Truly, many life lessons can be gained from sports.

 For example, I learned from Hu Rong that with sailing the most important skill required is adaptability.

"This is the number one thing I teach my students because when you have the ability to adapt well, you can change your techniques to navigate different environments. In sailing, adaptability can make up for what you lack in physical strength," she said.

Meanwhile, a sport you might not have linked to military sports is golf. Hence, the reason I pitched this story.

Nicolas Calvet, a golfer from France, told me that golf has many worthwhile life lessons that can be applied to in one's life and job.

"Golf has given me a lot, personally and in the job because it teaches you to be really humble and to be honest with yourself," Calvet said. "If you make a mistake, it's nobody's fault but yours. And in the military role, if you can't just look at yourself and say that's me; I'm this, and I have this; you can't go anywhere."


I am not sure, but I don't think many other sports allow you to spend over 4-5 hours competing with your small group of teammates.

As Arjan De Haas from the Netherlands said, "You can talk about their family, about their homes, what they do at home. We're all in the army, but we're in different parts of the army. So, it's nice to talk about it."

As the Games come to a close, I think it's important to take a step back and ponder why is there a need to gather military personnel on the field of sports?

According to Major Jan-Henrik Baeck, a board member of the International Sports Military Council (CISM), the most important thing for soldiers to have a platform to meet is that they set up new networks.

"You set up new connections with other people that you have not reached before," Baeck said.

"For instance, when I go to a competition, I meet some people from China and Korea, and two years later, I'm in an international mission, and I reach my same buddies that I've reached before, and we are on speaking terms directly. So, this is one of the best things with this community."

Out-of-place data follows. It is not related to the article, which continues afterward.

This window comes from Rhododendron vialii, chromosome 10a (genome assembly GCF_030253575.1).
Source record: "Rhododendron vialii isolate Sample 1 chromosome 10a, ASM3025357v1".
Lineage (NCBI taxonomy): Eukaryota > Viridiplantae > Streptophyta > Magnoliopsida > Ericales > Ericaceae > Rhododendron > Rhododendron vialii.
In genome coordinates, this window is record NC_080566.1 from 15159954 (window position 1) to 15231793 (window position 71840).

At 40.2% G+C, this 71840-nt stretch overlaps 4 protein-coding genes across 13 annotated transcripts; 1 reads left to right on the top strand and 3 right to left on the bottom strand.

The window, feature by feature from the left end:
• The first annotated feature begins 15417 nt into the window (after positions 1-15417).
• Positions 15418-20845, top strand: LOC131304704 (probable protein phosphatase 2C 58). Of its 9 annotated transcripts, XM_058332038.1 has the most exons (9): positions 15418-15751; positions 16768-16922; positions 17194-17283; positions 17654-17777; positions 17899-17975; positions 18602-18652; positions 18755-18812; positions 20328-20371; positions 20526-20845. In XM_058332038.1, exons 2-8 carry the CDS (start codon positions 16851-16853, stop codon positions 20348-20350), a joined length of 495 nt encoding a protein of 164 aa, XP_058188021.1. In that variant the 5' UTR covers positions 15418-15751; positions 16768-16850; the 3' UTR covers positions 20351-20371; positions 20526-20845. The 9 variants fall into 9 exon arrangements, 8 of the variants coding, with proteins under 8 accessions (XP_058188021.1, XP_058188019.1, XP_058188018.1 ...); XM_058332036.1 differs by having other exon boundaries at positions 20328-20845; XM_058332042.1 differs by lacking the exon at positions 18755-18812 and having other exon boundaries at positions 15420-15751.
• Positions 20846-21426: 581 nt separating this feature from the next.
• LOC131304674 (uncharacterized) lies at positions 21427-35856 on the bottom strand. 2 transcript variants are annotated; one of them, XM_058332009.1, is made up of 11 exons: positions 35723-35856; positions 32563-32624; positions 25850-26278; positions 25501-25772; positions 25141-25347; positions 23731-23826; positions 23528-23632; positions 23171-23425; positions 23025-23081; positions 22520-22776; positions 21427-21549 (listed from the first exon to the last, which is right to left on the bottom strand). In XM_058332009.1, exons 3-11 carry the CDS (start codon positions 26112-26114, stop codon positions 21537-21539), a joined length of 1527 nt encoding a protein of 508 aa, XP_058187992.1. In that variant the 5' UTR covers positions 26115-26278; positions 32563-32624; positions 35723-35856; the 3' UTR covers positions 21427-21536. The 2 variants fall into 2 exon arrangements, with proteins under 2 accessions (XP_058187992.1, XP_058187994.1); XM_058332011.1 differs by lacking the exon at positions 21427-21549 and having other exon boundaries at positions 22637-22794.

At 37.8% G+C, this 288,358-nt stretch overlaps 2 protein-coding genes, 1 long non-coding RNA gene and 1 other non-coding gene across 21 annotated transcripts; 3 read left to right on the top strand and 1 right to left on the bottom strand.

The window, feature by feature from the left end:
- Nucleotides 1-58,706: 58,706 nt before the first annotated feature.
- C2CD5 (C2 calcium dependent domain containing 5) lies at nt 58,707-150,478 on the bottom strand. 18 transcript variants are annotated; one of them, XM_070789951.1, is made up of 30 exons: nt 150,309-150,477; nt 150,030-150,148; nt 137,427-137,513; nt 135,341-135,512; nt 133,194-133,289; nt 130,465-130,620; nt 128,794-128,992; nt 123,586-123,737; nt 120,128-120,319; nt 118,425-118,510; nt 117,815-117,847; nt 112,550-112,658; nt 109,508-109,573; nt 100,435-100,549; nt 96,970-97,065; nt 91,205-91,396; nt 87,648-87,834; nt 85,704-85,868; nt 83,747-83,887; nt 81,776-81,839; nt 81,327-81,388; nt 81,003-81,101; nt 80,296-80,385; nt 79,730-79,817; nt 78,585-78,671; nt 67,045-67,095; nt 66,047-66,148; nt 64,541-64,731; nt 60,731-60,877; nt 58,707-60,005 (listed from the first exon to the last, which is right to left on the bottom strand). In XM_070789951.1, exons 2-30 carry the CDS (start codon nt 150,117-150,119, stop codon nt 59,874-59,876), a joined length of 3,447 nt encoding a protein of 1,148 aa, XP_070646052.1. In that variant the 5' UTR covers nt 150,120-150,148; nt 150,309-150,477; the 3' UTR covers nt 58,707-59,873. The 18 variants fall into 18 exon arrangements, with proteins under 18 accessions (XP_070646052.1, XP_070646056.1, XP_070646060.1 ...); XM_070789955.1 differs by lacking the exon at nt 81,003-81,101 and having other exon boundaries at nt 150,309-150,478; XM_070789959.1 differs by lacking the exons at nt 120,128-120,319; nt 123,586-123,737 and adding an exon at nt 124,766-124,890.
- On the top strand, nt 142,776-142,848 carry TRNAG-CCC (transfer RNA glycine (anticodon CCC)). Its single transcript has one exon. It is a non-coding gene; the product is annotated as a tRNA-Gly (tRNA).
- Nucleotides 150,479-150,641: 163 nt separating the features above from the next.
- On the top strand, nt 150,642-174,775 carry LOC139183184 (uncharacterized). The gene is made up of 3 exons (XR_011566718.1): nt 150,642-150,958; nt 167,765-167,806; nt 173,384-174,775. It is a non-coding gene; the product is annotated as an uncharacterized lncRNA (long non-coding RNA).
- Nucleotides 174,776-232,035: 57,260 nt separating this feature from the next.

Now, how can I end this piece without mentioning the Athletes' Village! A place where I called my second home in the past two weeks.

To be sure, I don't live there, but almost 10-thousand athletes, coaches and officials from over 100 countries did.

It was pretty embarrassing that people I met who saw me at some of the games said to me at the village, "Hey Lynn how are your interviews going?" and proceeded to ask others around us if I have interviewed them yet. 

Well, I call it devotion to the job!

The Athletes' Village was literally my "second home" while covering the games. /CGTN Photo

The Athletes' Village was literally my "second home" while covering the games. /CGTN Photo

My respect for sportsmen and women just went up a notch. Sports can truly shape a person's life for the better as many athletes have told me, and can bring about friendship and camaraderie on and beyond the field.

I may not be a professional athlete who travels around the world, but I have my job where I can explore and bring these stories to all of you.

And this alone is enough for me. I had a great time covering the 7th Military World Games and I have, along the way, gained many friends globally and learned from their stories.

Also, I'm not sure if this already exists, but wouldn't it be nice to have a Journalist World Games perhaps? Gathering journalists of the world in the field of sports? Every profession needs an outlet to let loose and showcase one's talent and passion, after all.